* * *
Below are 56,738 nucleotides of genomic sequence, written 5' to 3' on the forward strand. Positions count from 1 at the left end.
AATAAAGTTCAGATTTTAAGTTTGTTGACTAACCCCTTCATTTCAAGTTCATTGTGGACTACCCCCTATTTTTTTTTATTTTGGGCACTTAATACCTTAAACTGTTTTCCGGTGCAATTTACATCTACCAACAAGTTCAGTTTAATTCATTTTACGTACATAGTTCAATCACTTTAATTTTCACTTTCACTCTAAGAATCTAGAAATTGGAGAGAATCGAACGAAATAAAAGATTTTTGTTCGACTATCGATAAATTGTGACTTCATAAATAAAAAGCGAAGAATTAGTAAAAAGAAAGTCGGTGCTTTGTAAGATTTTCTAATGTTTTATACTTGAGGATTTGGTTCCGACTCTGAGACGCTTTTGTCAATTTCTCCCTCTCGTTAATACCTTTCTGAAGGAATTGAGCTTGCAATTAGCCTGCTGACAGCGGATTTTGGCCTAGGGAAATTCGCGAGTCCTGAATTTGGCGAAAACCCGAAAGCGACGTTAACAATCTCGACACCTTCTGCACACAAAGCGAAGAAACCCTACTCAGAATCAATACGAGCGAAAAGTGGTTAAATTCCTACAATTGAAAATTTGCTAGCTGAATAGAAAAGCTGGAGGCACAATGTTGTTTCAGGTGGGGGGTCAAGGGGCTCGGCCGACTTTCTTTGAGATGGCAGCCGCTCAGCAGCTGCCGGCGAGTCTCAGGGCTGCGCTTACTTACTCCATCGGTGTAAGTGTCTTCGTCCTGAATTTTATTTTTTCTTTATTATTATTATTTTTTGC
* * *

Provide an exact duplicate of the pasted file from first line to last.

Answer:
Below are 56,738 nucleotides of genomic sequence, written 5' to 3' on the forward strand. Positions count from 1 at the left end.
AATAAAGTTCAGATTTTAAGTTTGTTGACTAACCCCTTCATTTCAAGTTCATTGTGGACTACCCCCTATTTTTTTTTATTTTGGGCACTTAATACCTTAAACTGTTTTCCGGTGCAATTTACATCTACCAACAAGTTCAGTTTAATTCATTTTACGTACATAGTTCAATCACTTTAATTTTCACTTTCACTCTAAGAATCTAGAAATTGGAGAGAATCGAACGAAATAAAAGATTTTTGTTCGACTATCGATAAATTGTGACTTCATAAATAAAAAGCGAAGAATTAGTAAAAAGAAAGTCGGTGCTTTGTAAGATTTTCTAATGTTTTATACTTGAGGATTTGGTTCCGACTCTGAGACGCTTTTGTCAATTTCTCCCTCTCGTTAATACCTTTCTGAAGGAATTGAGCTTGCAATTAGCCTGCTGACAGCGGATTTTGGCCTAGGGAAATTCGCGAGTCCTGAATTTGGCGAAAACCCGAAAGCGACGTTAACAATCTCGACACCTTCTGCACACAAAGCGAAGAAACCCTACTCAGAATCAATACGAGCGAAAAGTGGTTAAATTCCTACAATTGAAAATTTGCTAGCTGAATAGAAAAGCTGGAGGCACAATGTTGTTTCAGGTGGGGGGTCAAGGGGCTCGGCCGACTTTCTTTGAGATGGCAGCCGCTCAGCAGCTGCCGGCGAGTCTCAGGGCTGCGCTTACTTACTCCATCGGTGTAAGTGTCTTCGTCCTGAATTTTATTTTTTCTTTATTATTATTATTTTTTGC